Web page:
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who know the world have seen it more ance, if not subservience, to his vices, than once.

I have often, with secret must be the measures of your conduet. pity, heard the same man who has pro When it comes to that, the unnatural fessed his abhorrence against all kind of state a man lives in, when his patron pallive behaviour, lose minutes, hours, pleases, is ended; and his guilt and corndays, and years, in a fruitless attend. plaisance are objected to him, though ance on one who had no inclination to the man who rejects him for vices, was befriend him. It is very much to be not only his partner but seducer. Thus regretted, that the great have one parti. the client, like a young woman who cular privilege above the reit of the has given up the innocence which made world, of being flow in receiving im- her charming, has not only lost his tiine, pressions of kindness, and quick in but also the virtue which could render taking offence. The elevation above the him capable of resenting the injury which rest of inankind, except in very great is done him. minds, makes men lo giddy, that they It would be endless to recount the do not see after the same manner they tricks of turning you off from themselves did before: thus they despise their old to persons who have less power to serve friends, and strive to extend their inte. you, the art of being sorry for such an rests to new pretenders. By this means unaccountable accident in your behaviit often happens that when you come to our, that such a one, who, perhaps, has know how you lost such an employment, never heard of you, opposes your ad

you will find the man who got it never vancement; and if you have any thing I dreamed of it; but forsooth, he was to more than ordinary in you, you are flat

be surprised into it, or perhaps solicited tered with a whisper, that it is no wonder to receive it. Upon such occasions as people are so now in doing for a man of these a man may perhaps grow out of your talents and the like. Humour; if you are fo, all niankind will After all this treatment, I must fill add fall in with the patron, and you are an the pleasantest infolence of all, which I humourist and untractable if you are have once or twice feen; to wit, that when capable of being four at a disappoint- a filly rogue has thrown away one part in ment: but it is the fame thing, whether three of his life in unprofitable attendyou do or do not resent ill usage, you ance, it is taken wonderfully ill that will be used after the same manner; as he withdraws, and is resolved to emsome good mothers will be sure to whip ploy the rest for himself. their children until they cry, and then When we consider these things, and whip them for crying.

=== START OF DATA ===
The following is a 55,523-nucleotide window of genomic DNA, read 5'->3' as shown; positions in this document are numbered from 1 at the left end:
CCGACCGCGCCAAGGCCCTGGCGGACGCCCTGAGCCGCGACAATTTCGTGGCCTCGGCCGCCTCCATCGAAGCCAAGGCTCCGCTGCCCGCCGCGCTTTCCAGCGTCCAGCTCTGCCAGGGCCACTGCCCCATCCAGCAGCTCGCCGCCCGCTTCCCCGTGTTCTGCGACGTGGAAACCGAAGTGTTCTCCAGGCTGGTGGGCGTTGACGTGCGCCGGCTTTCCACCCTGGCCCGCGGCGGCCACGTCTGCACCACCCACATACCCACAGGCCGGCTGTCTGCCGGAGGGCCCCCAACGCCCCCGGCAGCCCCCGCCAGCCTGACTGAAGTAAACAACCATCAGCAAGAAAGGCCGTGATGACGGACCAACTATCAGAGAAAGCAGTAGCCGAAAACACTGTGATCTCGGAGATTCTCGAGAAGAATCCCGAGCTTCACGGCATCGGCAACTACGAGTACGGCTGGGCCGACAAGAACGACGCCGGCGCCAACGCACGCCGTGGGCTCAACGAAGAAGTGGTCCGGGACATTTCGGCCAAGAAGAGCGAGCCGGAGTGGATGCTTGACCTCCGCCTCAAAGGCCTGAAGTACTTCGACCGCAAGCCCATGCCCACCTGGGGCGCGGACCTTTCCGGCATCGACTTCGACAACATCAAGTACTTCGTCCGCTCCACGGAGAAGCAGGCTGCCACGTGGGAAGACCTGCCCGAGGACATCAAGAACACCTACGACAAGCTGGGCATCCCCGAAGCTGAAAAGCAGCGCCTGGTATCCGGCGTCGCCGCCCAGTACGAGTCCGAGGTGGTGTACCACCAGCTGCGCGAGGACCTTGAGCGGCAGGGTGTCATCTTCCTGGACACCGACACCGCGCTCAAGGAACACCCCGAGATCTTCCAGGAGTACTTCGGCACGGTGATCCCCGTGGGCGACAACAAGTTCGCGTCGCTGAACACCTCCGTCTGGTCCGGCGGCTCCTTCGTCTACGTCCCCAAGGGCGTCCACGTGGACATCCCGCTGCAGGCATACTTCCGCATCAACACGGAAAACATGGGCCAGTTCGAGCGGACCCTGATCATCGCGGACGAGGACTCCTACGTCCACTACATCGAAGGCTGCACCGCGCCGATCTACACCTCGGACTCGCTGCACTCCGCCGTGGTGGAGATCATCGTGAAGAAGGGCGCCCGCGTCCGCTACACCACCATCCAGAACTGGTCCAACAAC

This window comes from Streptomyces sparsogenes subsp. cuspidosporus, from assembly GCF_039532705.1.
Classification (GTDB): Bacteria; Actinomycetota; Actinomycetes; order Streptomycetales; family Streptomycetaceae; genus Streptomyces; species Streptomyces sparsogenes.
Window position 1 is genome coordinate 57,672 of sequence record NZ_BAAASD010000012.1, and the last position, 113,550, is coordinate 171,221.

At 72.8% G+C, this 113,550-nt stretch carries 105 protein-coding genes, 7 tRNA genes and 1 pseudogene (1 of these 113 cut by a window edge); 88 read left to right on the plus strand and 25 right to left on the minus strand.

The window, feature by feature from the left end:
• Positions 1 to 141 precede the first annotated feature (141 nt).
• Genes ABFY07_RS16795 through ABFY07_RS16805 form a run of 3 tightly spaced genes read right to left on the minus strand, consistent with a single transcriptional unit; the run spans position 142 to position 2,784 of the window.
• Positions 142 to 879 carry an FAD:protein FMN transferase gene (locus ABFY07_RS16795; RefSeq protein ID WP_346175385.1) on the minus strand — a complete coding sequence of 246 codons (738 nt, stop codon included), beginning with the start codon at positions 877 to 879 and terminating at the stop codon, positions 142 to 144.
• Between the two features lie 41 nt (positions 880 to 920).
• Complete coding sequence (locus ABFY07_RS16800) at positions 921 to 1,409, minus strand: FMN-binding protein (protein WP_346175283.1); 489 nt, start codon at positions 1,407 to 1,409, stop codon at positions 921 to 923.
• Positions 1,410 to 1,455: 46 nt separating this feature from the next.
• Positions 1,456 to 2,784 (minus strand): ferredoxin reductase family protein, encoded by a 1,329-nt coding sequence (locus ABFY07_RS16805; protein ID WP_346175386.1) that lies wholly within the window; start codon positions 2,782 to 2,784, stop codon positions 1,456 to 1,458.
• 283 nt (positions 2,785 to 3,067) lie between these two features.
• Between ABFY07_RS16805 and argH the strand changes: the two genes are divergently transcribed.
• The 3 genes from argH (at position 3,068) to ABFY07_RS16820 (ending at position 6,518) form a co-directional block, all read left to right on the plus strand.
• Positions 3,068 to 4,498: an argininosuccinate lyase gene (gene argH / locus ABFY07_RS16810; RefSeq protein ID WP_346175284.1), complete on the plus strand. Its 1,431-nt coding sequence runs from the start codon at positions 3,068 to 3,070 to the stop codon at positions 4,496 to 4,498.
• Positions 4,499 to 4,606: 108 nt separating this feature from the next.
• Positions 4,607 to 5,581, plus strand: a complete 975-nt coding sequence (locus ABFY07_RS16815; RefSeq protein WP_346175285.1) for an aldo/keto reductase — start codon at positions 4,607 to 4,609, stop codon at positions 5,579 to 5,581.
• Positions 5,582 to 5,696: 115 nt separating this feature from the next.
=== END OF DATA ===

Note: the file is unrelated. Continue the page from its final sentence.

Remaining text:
reflect upon so many honest natures, There are but two ways of doing any which one, who makes observations of thing with great people, and those are what passes, may have seen, that have by making yourself either considerable miscarried by such fort of applications, or agrecable: the former is not to be at it is too melancholy a scene to dwell tained but by finding a way to live upon; therefore I shall take another opwithout them, or concealing that you portunity to discourse of good patrons, want them; the latter is only by falling and distinguish such as have done their into their taste and pleasures: this is of duty to those who have depended upon all the employments in the world the them, and were not able to act without most servile, except it happens to be of their favour. Worthy patrons are like your own natural humour. For to be Plato's guardian angels, who are always agreeable to another, especially if he be doing good to their wards; but negliabove you, is not to be poslcifed of such gent patrons are like Epicurus's gods, qualities and accomplishments as thould that lie lolling on the clouds, and inrender you agreeable in yourself, but such stead of blettings pour down tornis and as make you agreeable in respect to him. tempests on the heads of those that are An imitation of his faults, or a complia offering incense to them.

T

NO CCXV.

No CCXV. TUESDAY, NOVEMBER 6.

INGENVAS DIDICISSE FIDELITER ARTES
EMOLLIT MORES, NEC SINIT ESSE FEROS.

Ovip. Ep.1x. L. II. DE PONTO, V. 47.

INGENVOUS ARTS, WHERE THEY AN ENTRANCE FIND,
SOFTEN THE MANNERS, AND SUBDUE THE MIND.

I